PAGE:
LINGUIST List 8.187

Fri Feb 7 1997

Disc: Odd construction

Editor for this issue: Ann Dizdar <annlinguistlist.org>


Directory

  1. Michael Pickering, Odd construction

Message 1: Odd construction

Date: Mon, 27 Jan 1997 15:20:02 +0200 (EET)
From: Michael Pickering <micpicutu.fi>
Subject: Odd construction

I was interested in Kate Gladstone's communication (LINGUIST January
23) in which she wrote: "When Sentence 1 of an utterance ends with a
noun phrase identical with that which is to begin sentence 2, the 2
sentences are combined into one longer sentence with no internal
morphological change other than deleting one of the occurrences of
that noun phrase forming the 'hinge'" Kate's example was "Smith throw
the ball to Johnson runs with it to Carter (etc.)"

I have been wondering for years why this construction is not a common
one e.g. in English. It feels like there ought to be an obvious
explanation, for instance via universals hypotheses, or a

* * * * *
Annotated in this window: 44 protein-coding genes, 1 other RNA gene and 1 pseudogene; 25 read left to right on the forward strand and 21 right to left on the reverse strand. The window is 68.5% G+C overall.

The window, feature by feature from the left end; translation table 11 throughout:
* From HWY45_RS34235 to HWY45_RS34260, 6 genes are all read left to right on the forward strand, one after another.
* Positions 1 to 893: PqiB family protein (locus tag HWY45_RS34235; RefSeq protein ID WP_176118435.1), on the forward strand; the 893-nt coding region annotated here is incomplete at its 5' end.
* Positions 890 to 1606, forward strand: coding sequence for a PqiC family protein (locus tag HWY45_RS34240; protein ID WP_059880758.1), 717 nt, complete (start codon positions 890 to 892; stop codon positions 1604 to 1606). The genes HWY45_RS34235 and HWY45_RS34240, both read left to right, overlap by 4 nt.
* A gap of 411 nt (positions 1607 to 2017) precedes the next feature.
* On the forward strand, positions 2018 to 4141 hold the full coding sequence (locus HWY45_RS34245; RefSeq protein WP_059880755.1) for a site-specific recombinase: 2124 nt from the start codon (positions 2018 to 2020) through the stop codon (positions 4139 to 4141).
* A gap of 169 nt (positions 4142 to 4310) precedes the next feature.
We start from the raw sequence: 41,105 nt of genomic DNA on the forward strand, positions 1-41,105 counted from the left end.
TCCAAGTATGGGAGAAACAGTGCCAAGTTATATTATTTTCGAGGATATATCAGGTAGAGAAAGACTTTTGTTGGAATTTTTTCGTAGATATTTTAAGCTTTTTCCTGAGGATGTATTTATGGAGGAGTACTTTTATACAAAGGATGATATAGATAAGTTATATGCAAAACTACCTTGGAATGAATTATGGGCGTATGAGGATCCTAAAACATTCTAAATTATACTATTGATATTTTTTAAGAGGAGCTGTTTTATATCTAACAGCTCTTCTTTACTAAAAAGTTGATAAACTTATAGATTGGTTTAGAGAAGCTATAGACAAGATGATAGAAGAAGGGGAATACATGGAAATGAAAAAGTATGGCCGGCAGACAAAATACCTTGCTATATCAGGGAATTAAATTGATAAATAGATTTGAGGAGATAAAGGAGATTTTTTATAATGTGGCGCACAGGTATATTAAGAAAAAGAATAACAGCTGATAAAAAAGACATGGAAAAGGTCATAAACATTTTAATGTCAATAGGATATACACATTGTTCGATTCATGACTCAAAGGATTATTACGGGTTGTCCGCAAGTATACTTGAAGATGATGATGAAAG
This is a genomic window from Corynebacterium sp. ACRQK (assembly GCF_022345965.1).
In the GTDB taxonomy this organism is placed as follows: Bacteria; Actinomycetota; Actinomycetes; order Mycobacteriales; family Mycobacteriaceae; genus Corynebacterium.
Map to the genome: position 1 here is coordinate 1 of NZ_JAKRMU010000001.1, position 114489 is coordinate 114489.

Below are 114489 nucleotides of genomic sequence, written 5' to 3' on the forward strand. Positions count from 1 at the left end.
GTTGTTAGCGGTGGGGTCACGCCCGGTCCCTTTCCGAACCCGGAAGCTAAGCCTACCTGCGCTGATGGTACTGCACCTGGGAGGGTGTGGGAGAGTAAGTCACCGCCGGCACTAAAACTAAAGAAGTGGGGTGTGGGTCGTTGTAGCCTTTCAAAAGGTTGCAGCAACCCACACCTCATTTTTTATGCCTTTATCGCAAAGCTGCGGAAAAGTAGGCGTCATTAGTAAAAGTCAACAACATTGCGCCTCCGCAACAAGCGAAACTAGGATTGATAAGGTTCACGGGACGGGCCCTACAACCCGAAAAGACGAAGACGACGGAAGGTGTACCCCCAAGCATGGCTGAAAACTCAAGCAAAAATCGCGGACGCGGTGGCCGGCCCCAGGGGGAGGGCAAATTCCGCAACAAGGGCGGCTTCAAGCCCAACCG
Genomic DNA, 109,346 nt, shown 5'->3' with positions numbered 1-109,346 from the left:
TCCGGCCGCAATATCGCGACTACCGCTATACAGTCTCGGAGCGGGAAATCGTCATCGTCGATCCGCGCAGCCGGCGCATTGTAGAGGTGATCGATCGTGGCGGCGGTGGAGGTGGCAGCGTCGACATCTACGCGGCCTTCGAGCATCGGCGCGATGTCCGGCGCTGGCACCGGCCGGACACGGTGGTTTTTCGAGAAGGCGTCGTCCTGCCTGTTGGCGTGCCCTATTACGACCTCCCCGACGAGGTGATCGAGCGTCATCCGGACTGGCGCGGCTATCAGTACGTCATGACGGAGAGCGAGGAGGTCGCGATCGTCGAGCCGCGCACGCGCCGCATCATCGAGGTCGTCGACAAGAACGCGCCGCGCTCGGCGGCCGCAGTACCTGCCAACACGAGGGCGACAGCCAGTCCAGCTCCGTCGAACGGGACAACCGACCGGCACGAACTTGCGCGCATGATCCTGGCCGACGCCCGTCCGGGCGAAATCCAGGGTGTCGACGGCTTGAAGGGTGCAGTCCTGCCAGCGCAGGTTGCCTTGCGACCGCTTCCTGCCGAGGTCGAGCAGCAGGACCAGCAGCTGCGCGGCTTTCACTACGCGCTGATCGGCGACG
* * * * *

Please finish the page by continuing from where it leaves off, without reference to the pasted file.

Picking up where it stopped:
psycholinguistic theory of attention, or a text-linguistic theory, or
pragmatics - but can anyone offer an explanation? Are there multiple
explanations? And why don't narratives of even rapidly successive
events usually get cast into this form?

For example, the following narrative text (Aelfric's Lives of the 
Saints ed. Skeat 1966 OUP p. 285) I chose at random:

"Martin also once met a hunter; their dogs were furiously chasing a
hare over the broad field, and it doubled repeatedly, thinking by the
doubling to escape death. Then the saint had ruth of the hare's peril,
and commanded the hounds to desist from running, and to let the hare
escape by flight. Then the dogs stood, at the first word, as if their
feet were fastened to the earth, and the hare got away safely from the
dogs"

which becomes, in my "odd" version:

"Martin also once met a hunter was hunting a hare with dogs furiously
chasing the hare doubled repeatedly thinking by doubling to escape
death threatened the hare was pitied by the saint commanded the hounds
to desist from running and to let the hare get safely away from the
dogs stood at the first word as if their feet were fastened to the
earth"

Yes, of course the "odd" version has certain obvious and instructive
differences from the original. But suppose this version had been the
original - why do HNLs (human natural languages) reject such
constructions?

Michael Pickering
 
Mail to author|Respond to list|Read more issues|LINGUIST home page|Top of issue